James, however, exerted his prerogative in both kingdoms to suspend the penal laws; and, when this step had caused a revolt of his English subjects, the Estates concurred in his deposition, and, in offering the Crown to William and Mary, declared in the Claim of Right that the late sovereign had violated "the fundamental constitution of this kingdom and altered it from a legal limited monarchy to an arbitrary despotic powers; that he had publicly asserted his right to “annul and disable all the laws’’; that he had levied money without their consent; that he had imprisoned persons without cause assigned, and delayed to put them to trial; that he had dictated the decisions of judges; and that he had subverted the third Estate by nominating the town-councils which elected its representatives in Parliament. In another document certain “grievances” were enumerated which could not be called illegal, since all or most of them had received statutory recognition; and first on the list, as might have been anticipated, was the Committee of the Articles. William yielded to both petitions; but he was no less reluctant than Lauderdale to give effect to a reform which would deprive him of all influence in the making of laws except the precarious and very unpopular one of refusing his assent. As Episcopacy had been abolished, the Committee could not in any case have been chosen in the old way, and it was proposed that each Estate should elect its own members; but this concession was very far from satisfying the House; and in 1690 William was forced to agree to an Act which provided that there should no longer be “a standing committee,” and that the King’s Ministers, though entitled to attend such temporary and specific committees as might be appointed, should have power only to propose and debate, not to vote.

Henceforth, during the seventeen years of life which still remained to it, the Scottish Parliament was as completely unfettered as the Irish Parliament was to be for one year longer after the British Cabinet had lost the initiative in legislation through the repeal in 1782 of Poynings’ Law; and the Ministers of George III., when they strained every resource of corrupt influence in Ireland to compensate the Crown for the loss of direct control, were merely repeating a policy which had been pursued in Scotland by William, and, less successfully, by the advisers of Queen Anne. Of the problem which had thus arisen, Union inevitably suggested itself as the only permanent solution—the problem how a legally independent Parliament at Edinburgh or Dublin was to be reconciled with a Ministry which, tacitly in the one case, avowedly in the other, took its orders from the English Court; and Scottish and Irish patriots denounced in almost identical terms the expedients with which this difficulty was temporarily met. “Let no man say,” exclaimed Fletcher of Saltoun, “that it cannot be proved that the English Court has ever bestowed any bribe in this country. For they bestow all offices and pensions; they bribe us and are masters of us at our own cost. It is nothing but an English interest in this House that those who wish well to our country have to struggle with at this time.” “Before 1782,” said Wolfe Tone, “England bound us by her edict. Since 1782 we are bound by English influence acting through our own Parliament.”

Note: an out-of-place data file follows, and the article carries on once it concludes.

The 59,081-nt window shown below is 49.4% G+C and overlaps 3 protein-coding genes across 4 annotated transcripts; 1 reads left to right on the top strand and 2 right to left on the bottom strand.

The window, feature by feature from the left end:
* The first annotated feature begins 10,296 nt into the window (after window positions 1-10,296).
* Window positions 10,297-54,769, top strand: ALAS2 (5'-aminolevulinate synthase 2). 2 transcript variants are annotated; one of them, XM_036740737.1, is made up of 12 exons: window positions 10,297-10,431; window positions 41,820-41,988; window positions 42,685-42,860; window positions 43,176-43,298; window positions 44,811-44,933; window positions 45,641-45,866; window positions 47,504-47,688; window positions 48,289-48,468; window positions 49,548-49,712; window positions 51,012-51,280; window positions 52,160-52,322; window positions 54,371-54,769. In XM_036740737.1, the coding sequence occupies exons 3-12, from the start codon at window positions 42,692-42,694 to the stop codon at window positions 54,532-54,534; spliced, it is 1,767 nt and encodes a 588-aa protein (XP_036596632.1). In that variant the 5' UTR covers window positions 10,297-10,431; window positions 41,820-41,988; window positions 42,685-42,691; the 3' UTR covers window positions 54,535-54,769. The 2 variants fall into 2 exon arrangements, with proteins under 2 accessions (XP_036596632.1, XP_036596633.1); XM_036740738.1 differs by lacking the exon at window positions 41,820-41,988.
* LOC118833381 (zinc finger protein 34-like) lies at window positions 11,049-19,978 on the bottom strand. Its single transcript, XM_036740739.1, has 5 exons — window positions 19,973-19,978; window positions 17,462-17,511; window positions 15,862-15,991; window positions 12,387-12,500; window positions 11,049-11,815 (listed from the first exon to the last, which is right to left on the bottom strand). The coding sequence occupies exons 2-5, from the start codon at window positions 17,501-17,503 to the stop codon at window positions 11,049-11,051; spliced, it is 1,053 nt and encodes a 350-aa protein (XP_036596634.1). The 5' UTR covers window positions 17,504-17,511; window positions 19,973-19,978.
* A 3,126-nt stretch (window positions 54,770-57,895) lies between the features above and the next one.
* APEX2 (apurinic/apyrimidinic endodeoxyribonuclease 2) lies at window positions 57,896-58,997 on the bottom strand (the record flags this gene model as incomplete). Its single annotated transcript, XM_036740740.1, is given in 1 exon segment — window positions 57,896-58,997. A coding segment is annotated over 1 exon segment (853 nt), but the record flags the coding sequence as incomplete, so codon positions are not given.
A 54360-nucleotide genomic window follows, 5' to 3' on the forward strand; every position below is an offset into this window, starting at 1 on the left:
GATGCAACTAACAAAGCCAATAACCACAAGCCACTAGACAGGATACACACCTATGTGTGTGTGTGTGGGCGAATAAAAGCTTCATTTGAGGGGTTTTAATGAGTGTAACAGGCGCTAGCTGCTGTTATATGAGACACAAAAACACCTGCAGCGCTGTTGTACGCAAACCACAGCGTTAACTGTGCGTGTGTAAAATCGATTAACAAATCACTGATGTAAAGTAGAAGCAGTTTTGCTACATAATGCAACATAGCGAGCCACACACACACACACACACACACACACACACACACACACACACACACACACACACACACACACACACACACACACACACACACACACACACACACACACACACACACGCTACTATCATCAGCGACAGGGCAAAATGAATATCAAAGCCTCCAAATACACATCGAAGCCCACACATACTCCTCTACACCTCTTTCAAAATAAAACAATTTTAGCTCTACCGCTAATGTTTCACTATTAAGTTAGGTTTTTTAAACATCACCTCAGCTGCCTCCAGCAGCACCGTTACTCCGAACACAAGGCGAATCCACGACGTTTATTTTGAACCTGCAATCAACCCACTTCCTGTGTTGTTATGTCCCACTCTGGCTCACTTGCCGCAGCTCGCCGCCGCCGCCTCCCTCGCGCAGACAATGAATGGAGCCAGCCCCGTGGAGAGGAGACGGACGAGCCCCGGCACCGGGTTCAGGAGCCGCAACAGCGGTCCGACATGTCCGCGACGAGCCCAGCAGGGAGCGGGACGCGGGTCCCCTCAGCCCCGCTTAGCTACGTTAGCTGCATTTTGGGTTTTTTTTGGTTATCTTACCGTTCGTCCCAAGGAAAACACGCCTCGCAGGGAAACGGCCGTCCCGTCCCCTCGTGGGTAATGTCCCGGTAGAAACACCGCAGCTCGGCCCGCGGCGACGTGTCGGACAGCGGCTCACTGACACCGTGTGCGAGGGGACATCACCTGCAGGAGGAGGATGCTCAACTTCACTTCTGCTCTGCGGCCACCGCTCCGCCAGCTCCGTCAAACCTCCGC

This, at least, it may be supposed, was a genuine movement in favour of constitutional reform, but the causes in which it originated, even if we put aside the personal and the religious element, were not really of that kind. We have seen that in the case of a people whose nationality was so intense and so precarious as that of the Scots, it was hardly possible for a crisis to arise in which independence was not more or less involved; and, when we look more closely into the course of events which has just been described, we find that the opposing forces were not merely a legislature and an executive, but a Scottish Parliament and what was virtually an English Crown. The quarrel of the kingdoms, which had lately been religious, was now commercial. During the first half of the seventeenth century, the Scots had been practically free to trade with England and her colonies to the extent of their very limited means; but this boon, which the incorporating union effected by Cromwell formally conferred, was withdrawn by the Navigation Act of 1660; and the Scottish Parliament not only retaliated on English shipping, but exhausted its ingenuity for twenty or thirty years in devising a system of tariffs, exemptions and monopolies to protect the home market, to introduce new industries, and to revive the old. Two abortive conferences were held—one to reconcile Scottish and English commerce, the other to promote a union. When the Estates in 1673 were called upon to contribute to the war with Holland, a member fell upon the war and said it was only for the benefit of England, for their trade and their plantations, wherein this kingdom were made worse than strangers.” A new commission to negotiate a commercial treaty was appointed at the accession of James VII.; and that sovereign, when soliciting repeal of the anti-Catholic laws, declared that “we have made the opening of a free trade with England our particular care, and are proceeding in it with all imaginable application.”